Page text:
Teeth seem to be in short supply these days. No, I’m not suggesting that our nation’s dental profession has been failing us, it’s just that our collective incisors and bicuspids don’t seem to be on display as much. And I miss everyone’s smiles.
Of course, I get it. Our lives seem to be upside down, making it harder for us to flip-flop our frowns into an upright position. If only there were more social distancing between the upper lip and the lower lip so everyone’s teeth could shine again.
Pop culture loves smiles. In fact, musical theatre lovers know “you’re never fully dressed without a smile.” And can’t you just hear Dolly Parton saying, “If you see someone without a smile, give them one of yours.”
Still, I read a quote recently from beloved comedian Phyllis Diller that really resonated with me. “A smile is a curve that sets everything straight.”
The irony being that her husband’s name was Fang.
I have managed to smile every day since the Coronavirus crisis began. To begin, I have maintained a proper perspective—my family is healthy, we have food and shelter, we are all working, and we’re safe. The basics are covered, so the rest pales by comparison.
My smiles haven’t come from Marco, Naples, Goodland, or Isles of Capri. Instead, they have come from a community situated 40 miles northwest of my home in Verona Walk.
I smile for Immokalee.
We hear quite a bit about Immokalee in the news, however, ask around, and most Southwest Floridians have never been there. And no, going to the Casino does not count.
It’s not breaking news that many people in Immokalee live below the poverty line. That basic human needs are sometimes difficult to come by. That the lifestyles we take for granted in Naples and Marco seem unattainable to an Immokalean.
Even so, Immokalee is a proud community—one that celebrates family, friendship, culture, and tradition. And as their primary industry is agriculture, the working people of Immokalee, quite literally, feed Southwest Florida—and human decency demands that we “feed” them in return.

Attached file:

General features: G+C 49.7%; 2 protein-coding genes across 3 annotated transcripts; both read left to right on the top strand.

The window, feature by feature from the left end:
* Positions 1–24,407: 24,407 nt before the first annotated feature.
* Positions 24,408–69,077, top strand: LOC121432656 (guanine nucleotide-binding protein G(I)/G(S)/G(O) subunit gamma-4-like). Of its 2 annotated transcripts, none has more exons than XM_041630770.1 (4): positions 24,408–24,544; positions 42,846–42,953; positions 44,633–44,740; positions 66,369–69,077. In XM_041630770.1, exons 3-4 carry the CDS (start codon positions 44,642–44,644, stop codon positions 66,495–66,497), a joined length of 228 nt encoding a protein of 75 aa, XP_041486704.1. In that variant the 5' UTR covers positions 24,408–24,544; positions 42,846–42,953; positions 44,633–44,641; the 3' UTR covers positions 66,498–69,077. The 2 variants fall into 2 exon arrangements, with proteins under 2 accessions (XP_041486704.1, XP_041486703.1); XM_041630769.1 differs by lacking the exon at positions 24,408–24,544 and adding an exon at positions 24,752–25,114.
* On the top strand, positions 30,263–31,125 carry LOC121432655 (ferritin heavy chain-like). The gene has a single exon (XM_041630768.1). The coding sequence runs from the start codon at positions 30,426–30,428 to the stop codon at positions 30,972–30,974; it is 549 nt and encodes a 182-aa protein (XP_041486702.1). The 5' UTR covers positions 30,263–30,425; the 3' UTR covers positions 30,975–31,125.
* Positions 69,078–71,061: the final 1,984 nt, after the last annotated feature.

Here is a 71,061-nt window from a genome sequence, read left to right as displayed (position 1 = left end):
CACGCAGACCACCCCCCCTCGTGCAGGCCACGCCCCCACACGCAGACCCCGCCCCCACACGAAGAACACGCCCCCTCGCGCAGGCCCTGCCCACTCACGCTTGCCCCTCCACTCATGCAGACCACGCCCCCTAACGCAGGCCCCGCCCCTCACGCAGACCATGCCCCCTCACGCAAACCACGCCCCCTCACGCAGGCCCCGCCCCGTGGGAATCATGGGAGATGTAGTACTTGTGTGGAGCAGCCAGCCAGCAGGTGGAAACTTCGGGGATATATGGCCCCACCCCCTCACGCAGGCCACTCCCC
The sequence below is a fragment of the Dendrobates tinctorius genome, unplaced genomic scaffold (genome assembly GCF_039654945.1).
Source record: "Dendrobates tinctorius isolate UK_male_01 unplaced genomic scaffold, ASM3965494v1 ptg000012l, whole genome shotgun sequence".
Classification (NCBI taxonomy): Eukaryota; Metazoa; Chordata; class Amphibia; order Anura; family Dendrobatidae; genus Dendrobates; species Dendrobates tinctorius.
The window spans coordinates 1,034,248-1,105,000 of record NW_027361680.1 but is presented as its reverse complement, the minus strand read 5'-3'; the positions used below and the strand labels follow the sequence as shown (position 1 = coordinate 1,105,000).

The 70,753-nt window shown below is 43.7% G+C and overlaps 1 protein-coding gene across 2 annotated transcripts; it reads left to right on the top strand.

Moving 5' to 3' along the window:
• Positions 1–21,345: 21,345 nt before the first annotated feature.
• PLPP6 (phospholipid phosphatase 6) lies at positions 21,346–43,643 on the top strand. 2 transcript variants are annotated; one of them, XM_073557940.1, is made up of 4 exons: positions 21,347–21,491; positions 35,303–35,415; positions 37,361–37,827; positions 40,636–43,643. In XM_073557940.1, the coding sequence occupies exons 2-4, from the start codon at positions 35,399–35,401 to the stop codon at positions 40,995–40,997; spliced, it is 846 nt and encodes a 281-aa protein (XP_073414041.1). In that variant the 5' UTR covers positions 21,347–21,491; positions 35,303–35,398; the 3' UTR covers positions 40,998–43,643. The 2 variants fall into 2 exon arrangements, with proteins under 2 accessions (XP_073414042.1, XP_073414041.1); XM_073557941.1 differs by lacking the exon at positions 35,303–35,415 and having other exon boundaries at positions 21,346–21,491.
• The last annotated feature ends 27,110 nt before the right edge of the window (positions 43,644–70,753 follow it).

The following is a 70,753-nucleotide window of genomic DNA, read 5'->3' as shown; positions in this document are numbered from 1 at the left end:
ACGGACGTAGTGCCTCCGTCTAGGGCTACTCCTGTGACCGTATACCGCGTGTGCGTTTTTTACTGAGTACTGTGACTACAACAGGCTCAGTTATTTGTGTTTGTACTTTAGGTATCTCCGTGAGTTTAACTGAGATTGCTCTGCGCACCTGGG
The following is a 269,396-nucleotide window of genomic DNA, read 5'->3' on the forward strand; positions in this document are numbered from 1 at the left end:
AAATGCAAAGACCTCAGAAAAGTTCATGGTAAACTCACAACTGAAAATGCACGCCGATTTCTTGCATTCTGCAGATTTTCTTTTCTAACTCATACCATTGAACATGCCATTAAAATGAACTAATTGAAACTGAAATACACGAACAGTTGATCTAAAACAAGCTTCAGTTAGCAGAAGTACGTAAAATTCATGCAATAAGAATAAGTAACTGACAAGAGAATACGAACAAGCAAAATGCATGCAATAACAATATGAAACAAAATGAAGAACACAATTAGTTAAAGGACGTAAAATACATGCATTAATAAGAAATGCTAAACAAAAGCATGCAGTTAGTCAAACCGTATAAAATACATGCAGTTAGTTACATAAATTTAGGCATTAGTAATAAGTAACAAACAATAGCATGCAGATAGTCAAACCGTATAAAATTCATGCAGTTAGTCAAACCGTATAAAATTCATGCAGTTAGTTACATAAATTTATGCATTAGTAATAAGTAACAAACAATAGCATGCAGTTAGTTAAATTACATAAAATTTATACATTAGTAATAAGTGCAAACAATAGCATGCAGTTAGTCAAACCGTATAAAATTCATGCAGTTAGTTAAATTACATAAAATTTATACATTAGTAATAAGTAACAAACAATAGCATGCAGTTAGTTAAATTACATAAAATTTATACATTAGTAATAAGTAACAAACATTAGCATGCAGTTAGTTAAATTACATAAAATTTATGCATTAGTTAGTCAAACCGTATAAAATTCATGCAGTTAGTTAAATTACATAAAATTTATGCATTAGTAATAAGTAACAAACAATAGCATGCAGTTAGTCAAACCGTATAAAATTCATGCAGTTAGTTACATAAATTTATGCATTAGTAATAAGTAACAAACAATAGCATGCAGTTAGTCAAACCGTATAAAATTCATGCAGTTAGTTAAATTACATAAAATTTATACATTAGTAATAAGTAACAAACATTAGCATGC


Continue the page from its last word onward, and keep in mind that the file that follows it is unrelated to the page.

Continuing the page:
In December 2019, I began working with The Immokalee Foundation (#Lifechanging).
Founded in 1991, the Immokalee Foundation and its supporters are empowering children and young adults to change the course of their lives. Their students come from situations where English may not be their first language, where just getting through high school is considered a high achievement, and where a college degree and career are mere dreams.
The Immokalee Foundation boldly states, “We’re in the business of helping make those dreams come true.”
One hundred percent of the foundation’s work is focused on education and professional development and its students run the gamut from kindergarten to post-secondary. And all of this is made possible by the very cornerstone of Collier County—passionate donors, mentors, and volunteers.
I’m a tad embarrassed that it took me 57 years to understand the vast power of philanthropy and putting other’s needs first. With my kids, it’s not the same. They may be 29 and 31, but I’m their father, and caring for them will always be my job.
Sure, I’ve donated my time and written checks, but until I immersed myself into the non-profit world, I never knew this specific kind of fulfillment—and joy.
When my words helped provide a laptop to a student who otherwise couldn’t attend class, that was joy. When a major local publication ran a piece penned by one of my mentees, that was joy. When my outreach resulted in a donation large enough to fund several lifechanging education-themed events, that was joy. And when I saw the foundation’s team embrace technology and remain “virtually open” despite widespread area closures, that was joy—and AWE.
So, if the news becomes too much to bear, and fear is perilously close to taking over, please think of Immokalee and me. Throughout this epidemic, because of a resilient community and a matchless Foundation, I have experienced joy… Every. Single, Day.
You can too.